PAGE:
The shoe repairman glances up as I walk into his tiny shop.
“I’m having my kitchen remodeled,” I say, “and when the guys pulled the cabinets off the walls, they found this in the rafters.” I haul a leather boot out of my backpack. “I’m hoping you can tell me something about it.”
“It’s old,” he says with a half-smile. “Fifty years, at least. Star brand or Wolverine.” He turns the boot upside down where it has been re-soled and re-heeled, rather crudely.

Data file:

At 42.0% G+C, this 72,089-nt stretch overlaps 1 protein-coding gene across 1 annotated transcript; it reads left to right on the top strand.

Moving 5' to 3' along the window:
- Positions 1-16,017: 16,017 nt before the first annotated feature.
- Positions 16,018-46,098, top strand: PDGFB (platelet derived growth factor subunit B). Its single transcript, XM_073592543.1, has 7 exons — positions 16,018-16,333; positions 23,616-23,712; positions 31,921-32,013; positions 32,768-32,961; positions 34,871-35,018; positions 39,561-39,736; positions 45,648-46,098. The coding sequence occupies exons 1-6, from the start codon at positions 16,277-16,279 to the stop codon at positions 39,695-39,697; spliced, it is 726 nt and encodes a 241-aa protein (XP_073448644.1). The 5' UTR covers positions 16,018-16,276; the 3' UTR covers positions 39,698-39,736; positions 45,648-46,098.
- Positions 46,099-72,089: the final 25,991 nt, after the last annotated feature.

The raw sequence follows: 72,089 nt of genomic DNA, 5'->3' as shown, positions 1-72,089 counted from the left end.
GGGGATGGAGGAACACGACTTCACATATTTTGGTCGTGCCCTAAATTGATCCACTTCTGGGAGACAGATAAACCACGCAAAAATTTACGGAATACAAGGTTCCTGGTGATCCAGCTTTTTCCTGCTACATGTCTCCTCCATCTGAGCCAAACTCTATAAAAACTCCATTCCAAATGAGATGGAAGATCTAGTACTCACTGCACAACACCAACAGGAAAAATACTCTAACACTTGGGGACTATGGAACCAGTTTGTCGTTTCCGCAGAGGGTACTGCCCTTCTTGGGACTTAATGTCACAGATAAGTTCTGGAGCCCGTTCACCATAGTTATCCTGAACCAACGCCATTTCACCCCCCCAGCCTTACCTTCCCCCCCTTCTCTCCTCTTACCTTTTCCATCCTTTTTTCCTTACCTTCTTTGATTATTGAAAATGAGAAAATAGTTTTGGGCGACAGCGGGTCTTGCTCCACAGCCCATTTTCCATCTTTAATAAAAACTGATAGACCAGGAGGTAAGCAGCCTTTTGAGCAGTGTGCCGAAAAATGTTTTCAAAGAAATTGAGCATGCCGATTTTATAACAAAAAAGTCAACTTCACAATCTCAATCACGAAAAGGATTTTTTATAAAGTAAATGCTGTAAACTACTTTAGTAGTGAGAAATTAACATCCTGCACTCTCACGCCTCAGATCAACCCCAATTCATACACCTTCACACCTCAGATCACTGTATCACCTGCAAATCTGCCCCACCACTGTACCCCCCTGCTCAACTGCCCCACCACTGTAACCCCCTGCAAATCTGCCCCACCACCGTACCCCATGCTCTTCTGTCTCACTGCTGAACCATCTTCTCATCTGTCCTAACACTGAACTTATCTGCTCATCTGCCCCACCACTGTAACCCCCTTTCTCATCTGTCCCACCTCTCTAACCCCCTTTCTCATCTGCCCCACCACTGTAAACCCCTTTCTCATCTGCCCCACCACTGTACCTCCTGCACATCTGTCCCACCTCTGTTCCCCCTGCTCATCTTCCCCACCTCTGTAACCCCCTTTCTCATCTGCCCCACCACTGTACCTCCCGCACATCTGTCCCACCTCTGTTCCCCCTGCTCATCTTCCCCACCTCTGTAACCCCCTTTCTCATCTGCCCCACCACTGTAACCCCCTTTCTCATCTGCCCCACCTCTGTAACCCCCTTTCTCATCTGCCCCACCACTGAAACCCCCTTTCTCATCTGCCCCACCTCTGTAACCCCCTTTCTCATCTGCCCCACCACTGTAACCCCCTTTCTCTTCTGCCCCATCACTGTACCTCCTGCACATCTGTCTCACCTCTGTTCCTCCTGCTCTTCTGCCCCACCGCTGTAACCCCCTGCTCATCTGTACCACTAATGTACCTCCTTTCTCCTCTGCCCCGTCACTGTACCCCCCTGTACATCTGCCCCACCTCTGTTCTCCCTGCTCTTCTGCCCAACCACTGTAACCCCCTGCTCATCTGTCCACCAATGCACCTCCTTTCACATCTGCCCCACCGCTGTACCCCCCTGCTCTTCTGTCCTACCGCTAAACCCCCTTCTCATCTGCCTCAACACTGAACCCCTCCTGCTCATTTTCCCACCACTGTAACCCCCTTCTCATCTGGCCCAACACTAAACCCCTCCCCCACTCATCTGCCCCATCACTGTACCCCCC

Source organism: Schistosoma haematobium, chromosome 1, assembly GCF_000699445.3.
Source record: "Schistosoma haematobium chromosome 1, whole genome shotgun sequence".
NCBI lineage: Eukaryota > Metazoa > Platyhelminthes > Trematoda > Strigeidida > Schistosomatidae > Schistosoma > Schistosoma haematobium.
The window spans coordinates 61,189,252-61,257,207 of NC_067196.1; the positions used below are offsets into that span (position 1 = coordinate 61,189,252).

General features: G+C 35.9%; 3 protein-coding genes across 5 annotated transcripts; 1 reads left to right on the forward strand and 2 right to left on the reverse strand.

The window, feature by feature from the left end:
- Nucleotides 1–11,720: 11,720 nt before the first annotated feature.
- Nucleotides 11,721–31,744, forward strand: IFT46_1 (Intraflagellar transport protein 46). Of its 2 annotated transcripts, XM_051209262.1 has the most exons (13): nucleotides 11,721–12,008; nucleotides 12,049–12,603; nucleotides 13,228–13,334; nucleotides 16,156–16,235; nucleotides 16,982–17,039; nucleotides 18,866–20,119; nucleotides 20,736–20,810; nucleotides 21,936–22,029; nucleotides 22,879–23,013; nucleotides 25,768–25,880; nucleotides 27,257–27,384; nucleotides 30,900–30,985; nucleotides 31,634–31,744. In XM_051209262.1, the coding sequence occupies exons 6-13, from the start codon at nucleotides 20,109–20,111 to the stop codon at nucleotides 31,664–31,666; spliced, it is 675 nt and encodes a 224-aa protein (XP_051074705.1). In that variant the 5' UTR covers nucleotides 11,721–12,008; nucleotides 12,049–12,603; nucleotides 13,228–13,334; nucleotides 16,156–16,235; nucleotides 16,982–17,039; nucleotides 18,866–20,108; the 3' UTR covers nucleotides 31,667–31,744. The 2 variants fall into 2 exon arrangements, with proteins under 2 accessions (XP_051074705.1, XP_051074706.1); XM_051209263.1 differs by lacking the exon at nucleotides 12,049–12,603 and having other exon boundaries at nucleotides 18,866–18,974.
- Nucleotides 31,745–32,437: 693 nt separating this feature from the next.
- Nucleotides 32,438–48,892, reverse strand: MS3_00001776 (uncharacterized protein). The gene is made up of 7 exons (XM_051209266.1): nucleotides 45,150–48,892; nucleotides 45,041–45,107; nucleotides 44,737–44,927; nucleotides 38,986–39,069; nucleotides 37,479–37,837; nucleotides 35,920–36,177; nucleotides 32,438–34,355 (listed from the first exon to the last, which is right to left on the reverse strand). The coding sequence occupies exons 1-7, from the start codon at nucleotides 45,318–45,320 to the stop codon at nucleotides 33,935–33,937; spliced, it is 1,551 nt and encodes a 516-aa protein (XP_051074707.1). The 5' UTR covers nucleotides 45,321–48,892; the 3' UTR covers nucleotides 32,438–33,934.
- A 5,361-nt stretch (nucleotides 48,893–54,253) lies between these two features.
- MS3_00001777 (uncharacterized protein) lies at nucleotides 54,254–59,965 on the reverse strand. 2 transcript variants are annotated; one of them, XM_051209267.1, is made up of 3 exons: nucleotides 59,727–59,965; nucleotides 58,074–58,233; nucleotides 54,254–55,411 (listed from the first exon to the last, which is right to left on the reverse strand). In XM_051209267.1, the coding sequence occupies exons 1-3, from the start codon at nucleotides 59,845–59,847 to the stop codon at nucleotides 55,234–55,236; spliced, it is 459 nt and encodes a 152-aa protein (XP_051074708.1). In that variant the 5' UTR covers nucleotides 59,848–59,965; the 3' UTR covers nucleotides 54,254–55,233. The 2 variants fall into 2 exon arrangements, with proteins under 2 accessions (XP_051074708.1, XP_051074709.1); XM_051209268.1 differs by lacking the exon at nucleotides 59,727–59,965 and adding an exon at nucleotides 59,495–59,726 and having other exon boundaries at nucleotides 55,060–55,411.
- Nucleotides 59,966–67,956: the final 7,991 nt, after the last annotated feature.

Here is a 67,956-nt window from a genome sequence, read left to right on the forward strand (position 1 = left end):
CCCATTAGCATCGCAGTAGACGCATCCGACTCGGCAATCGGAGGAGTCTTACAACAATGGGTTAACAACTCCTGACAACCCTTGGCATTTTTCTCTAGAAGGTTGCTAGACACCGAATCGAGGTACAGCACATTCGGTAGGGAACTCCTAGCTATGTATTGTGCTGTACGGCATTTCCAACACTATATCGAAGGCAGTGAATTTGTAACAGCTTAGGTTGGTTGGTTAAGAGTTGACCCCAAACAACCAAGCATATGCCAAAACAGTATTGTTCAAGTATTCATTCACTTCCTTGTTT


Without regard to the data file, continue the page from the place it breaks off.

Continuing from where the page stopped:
“Did those repairs himself,” the man says. “Everybody had their own last.” I don’t know what he means. “L-A-S-T,” he says and points to the metal form of an upside-down shoe anchored to his bench.
“But don’t you wonder how the boot got into the rafters?” I ask. The repairman isn’t interested in that part of the story. He is showing me some old lasts on a shelf, attached to stumps.
“Used them to last a shoe,” he says, turning the word into a verb. I think about how people used to try hard to last things. Today, almost everything is disposable.
And I leave his shop wishing we could last more of what we have—boots, clothes, computers, friendships, marriages. All of it.